CRST Fact Sheet: Salazar case, per capita payments
Submitted by CRST Chairman’s Office
1. What is the Salazar Case?
In Cheyenne River Sioux Tribe v. Salazar, No.: 06-cv-00935-JR and in a related case in the United States Court of Federal Claims, Cheyenne River Sioux Tribe v. United States, No. 06-cv-00915-NBF , brought claims for 1.) A declaration from the Court that the U.S. failed to provide a meaningful general trust accounting; and 2.) A mandatory injunction from the Court requiring the U.S. to provide a full and complete general accounting of tribal trust funds. In addition, the Cheyenne River Sioux Tribe (hereinafter “CRST” or “Tribe”) sought money damages, with interest, against the U.S.
The cases were alleged to arise out of the U.S.’ breaches and continuing breaches of the U.S.’ constitutional, statutory, regulatory, treaty, common law and other legal, accounting, fiduciary, administrative and management duties owed to the Tribe to generate, invest and manage the Plaintiff’s tribal trust assets and property in the manner prescribed by applicable law.
2. What claims will the Tribe give up if Tribal members vote to settle the Salazar Case?
In the event that Tribal members vote to settle the Salazar Case, the Tribe gives up the claims it sued the U.S. for in the Salazar Case including: claims concerning the U.S. alleged historic mismanagement of the Tribe’s trust assets and breaches of the U.S.’ continuing constitutional, statutory, regulatory, treaty, common law and other legal, accounting, fiduciary, administrative and management duties owed to the Tribe to generate, invest and manage the Plaintiff’s tribal trust assets and property in the manner prescribed by federal law. This limits the Tribe’s right to claim only in these specific areas. No other claims will be in jeopardy.
3. When did the Salazar lawsuit start?
The Federal District Court lawsuit was filed November 7, 2006, and the Federal Court of Claims lawsuit was filed December 29, 2006.
4. How much money is the Tribe going to receive from the Salazar lawsuit?
The gross amount the Tribe will receive is: $38,500,000.00
The attorneys that litigated the case get twenty percent:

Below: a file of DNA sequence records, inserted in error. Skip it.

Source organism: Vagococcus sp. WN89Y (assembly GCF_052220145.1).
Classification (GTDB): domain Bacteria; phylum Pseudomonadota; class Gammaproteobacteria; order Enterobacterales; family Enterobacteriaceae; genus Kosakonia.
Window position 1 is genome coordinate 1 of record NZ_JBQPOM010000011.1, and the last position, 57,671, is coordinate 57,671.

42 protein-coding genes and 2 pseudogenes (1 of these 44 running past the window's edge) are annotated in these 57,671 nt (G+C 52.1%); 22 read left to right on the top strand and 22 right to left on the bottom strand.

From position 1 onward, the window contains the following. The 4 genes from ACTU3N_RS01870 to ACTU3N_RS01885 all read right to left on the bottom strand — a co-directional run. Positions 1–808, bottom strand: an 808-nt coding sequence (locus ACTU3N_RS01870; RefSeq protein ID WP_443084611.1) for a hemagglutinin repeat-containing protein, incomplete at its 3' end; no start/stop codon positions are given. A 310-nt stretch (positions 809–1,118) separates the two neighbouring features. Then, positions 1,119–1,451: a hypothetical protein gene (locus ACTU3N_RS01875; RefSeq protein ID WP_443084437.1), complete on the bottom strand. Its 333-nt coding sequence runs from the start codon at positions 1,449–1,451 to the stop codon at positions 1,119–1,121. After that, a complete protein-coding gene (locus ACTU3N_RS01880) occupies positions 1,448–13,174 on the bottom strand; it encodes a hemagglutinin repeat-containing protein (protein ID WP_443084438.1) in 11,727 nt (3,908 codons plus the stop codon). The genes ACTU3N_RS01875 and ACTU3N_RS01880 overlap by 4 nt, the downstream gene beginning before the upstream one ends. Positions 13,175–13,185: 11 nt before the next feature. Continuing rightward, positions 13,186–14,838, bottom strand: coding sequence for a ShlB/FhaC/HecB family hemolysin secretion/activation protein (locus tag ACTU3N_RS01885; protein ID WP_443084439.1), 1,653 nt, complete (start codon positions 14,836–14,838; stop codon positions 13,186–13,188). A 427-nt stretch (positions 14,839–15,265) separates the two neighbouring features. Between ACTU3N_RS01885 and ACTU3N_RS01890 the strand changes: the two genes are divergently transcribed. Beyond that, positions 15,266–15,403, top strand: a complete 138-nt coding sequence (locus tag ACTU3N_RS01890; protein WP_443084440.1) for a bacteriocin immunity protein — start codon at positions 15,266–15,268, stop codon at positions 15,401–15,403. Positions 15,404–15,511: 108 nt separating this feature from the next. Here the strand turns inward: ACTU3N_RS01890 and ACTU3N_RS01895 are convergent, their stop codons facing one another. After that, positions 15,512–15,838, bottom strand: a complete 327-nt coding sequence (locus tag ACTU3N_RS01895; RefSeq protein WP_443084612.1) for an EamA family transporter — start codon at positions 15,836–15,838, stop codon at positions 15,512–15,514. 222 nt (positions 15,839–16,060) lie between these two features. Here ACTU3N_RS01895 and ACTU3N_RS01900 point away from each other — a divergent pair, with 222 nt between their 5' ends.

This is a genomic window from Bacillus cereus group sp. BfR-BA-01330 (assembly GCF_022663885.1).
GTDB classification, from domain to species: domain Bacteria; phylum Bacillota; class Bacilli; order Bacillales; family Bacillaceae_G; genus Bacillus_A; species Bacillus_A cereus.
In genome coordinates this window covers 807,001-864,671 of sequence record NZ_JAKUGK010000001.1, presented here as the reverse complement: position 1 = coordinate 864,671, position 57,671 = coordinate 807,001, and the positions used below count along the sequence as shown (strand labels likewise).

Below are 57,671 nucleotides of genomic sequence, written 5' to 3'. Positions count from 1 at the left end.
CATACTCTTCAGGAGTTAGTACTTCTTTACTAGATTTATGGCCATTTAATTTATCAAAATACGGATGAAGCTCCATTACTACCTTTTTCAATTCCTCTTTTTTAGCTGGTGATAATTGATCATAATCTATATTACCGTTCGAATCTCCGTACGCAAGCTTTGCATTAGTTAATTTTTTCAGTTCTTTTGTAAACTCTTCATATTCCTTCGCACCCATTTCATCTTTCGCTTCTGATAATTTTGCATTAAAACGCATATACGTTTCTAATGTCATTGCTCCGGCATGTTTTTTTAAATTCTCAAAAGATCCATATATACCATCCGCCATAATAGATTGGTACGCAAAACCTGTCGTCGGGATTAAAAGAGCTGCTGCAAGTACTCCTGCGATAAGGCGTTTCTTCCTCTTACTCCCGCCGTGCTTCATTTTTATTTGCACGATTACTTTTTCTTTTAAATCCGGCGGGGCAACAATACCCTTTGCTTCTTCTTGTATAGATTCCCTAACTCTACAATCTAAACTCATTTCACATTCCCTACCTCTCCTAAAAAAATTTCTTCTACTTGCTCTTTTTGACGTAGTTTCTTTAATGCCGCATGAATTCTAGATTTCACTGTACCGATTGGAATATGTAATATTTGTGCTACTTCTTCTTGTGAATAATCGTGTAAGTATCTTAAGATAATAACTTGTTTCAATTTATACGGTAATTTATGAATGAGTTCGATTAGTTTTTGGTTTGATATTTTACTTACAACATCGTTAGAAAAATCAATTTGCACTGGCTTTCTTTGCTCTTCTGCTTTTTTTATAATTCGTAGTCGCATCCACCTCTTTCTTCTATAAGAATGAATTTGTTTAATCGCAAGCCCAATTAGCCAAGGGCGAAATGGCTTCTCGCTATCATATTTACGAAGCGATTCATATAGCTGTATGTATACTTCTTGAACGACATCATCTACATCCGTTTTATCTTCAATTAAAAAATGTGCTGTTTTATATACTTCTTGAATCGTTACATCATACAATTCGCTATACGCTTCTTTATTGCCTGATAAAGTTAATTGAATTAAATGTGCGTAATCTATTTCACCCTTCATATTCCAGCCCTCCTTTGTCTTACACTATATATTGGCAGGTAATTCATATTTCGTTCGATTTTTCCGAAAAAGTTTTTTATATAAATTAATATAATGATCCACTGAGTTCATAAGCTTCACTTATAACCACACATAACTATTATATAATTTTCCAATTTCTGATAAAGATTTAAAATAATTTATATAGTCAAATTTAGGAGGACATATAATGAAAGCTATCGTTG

The Tribe will pay expert witnesses fees and costs:
The net amount the Tribe will receive is: $30,458,651.48
5. Does the settlement of this lawsuit jeopardize any treaties as well as historical or future claims?
The Tribe’s entry into the Joint Stipulation of Settlement with the US settles only the claims that the Tribe sued the US for in this litigation and the settlement will not diminish or otherwise affect in any way the Tribe’ claims for treaty rights, water rights, hunting, fishing, trapping and gathering rights, environmental rights, claims against third parties, claims regarding the Treaty of 1868, the Act of February 28, 1877, the Black Hills (Docket 74-A, Docket 74-B and the Cheyenne River Sioux Equitable Compensation Act, etc. The proposed settlement is strictly limited to the trust asset mismanagement claims asserted in the litigation.
The Tribal Council has also directed that the Tribe’s claims, if any, under the January 21, 1952 Order of Restoration signed by the Secretary of the Interior, be included in the Tribal Resolution. The January 21, 1952 Order is included with the information in this packet and is republished below.
6. What is the timeline to receive the money?
According to the Tribe’s outside lawyer, the funds should be available to the Tribe within eight to twelve weeks after the US receives an executed Joint Stipulation and the Stipulation is reviewed and accepted by the Court through issuance of a Court Order.
7. According to the referendum language, tribal members will receive $1,000 dollars, do all members receive the money?
The petition for referendum states that the one thousand dollar per capita payment will be paid: “to all CRST Tribal Members alive on October 1, 2012 or 30 days prior to the disbursement of the Per Capita Payment.”
8. Does accepting the money jeopardize any benefits that tribal members receive?
No. On August 16, 2012, the Social Security Administration issued SI 00830.830 entitled “Indian-Related Exclusions.” SI 00830.830 makes clear that that certain payments made to members of specific Indian tribes and groups are excluded from income and resources in the calculation of benefits for participation in federally-funded programs and benefits. So, if there is a per capita payment to CRST members from the Salazar Settlement, that per capita payment would not affect benefits that fall into the Social Security Administration calculation of benefits.
9. Does accepting the Salazar per capita payment money result in tax liability to the IRS?
No. On September 6, 2012, the Internal Revenue Service (“IRS”) released an advance copy of Notice 2012-60. Notice 2012-60 makes clear that proceeds of settlements between the United States and federally recognized Indian tribes which are issued to Indian tribe members as a per capita payment would not be taxable to the Tribal member recipient.